If f/t employees get 25 days plus 8 bank holidays, total of 33, you should get 4/5 of that as you are working 4 days a week.

33/5x4= 26.4 (round up to 26.5) including your bank holiday allowance, so all bank holidays that fall on your normal working days would be taken out of that.

If f/t employees get 20 days plus 8 bank holidays, total of 28, you should get 28/5x4= 22.4 (again probably round up to 22.5), including bank holiday pro rata allowance.

Obviously one day's holiday for you would be 5 hours rather than 7.5 or whatever f/timers get.

ThingummyBob Fri 08-Mar-13 12:52:35

If they are both employed at the same company under comparable terms and conditions of course.

Wallison Fri 08-Mar-13 12:56:12

Well, let's just assume that the OP isn't going to go comparing her/himself to the Company Secretary or whatever.

ThingummyBob Fri 08-Mar-13 13:06:16

Exactly wallison.

Discrimination against part time workers is a separate issue from what the OP is entitled to by law.

She is entitled to 112 hours per year minimum, or 22.4 working days (rounded up to nearest half day if required - rounding down is not allowed.)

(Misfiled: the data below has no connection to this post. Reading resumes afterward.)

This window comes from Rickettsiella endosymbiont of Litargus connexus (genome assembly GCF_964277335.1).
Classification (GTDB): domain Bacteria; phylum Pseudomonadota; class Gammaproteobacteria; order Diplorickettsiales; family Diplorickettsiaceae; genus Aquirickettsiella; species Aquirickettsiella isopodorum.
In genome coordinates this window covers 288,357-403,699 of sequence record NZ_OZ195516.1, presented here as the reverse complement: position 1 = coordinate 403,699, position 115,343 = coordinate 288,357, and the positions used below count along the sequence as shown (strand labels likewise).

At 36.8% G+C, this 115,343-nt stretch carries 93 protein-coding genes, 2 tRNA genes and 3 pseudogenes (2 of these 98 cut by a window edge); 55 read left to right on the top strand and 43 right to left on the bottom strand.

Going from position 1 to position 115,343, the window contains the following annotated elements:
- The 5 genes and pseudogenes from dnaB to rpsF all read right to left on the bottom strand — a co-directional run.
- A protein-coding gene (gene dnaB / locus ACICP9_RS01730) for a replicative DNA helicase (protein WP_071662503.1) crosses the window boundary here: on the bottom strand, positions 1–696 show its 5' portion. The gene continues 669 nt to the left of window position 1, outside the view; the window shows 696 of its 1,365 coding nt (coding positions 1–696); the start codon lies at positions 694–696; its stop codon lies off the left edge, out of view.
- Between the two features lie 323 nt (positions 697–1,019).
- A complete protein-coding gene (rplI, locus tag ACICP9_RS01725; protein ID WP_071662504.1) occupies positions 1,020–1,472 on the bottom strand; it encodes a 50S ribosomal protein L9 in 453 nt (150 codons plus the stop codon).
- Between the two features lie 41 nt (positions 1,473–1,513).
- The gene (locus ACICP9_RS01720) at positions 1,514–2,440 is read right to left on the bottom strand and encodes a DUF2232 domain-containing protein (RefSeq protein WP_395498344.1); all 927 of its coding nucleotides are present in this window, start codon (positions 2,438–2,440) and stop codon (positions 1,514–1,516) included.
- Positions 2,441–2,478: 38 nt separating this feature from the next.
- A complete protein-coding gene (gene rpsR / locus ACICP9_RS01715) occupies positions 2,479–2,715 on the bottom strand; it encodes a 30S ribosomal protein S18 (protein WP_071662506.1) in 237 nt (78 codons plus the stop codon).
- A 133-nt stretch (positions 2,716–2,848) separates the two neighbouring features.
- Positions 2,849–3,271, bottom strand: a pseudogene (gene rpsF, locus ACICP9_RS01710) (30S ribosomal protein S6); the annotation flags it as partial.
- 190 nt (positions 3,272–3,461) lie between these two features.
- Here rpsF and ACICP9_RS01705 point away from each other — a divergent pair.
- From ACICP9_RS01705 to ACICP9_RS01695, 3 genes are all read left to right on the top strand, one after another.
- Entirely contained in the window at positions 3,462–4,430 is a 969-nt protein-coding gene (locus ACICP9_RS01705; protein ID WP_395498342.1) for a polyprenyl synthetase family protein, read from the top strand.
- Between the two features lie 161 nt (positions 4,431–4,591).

If she is unable to work on a bank holiday as the business is closed or whatnot, she will need to deduct 5 hours from her entitlement.

Simples grin

Wallison Fri 08-Mar-13 13:08:43

Yes but what her total entitlement is depends on what bank holidays employees at her company get. So it's not 'Simples' or accurate to state otherwise.

My previous job used breatheslowly's method. I worked Mondays and Fridays and ended up with either 4 or 5 days (2 weeks) annual leave plus BHs.
The logic behind this is that between me and my job-share we equalled a full timer. All BHs fell on my work days but I was only entitled to 2/5 of them, so they came off my annual leave entitlement.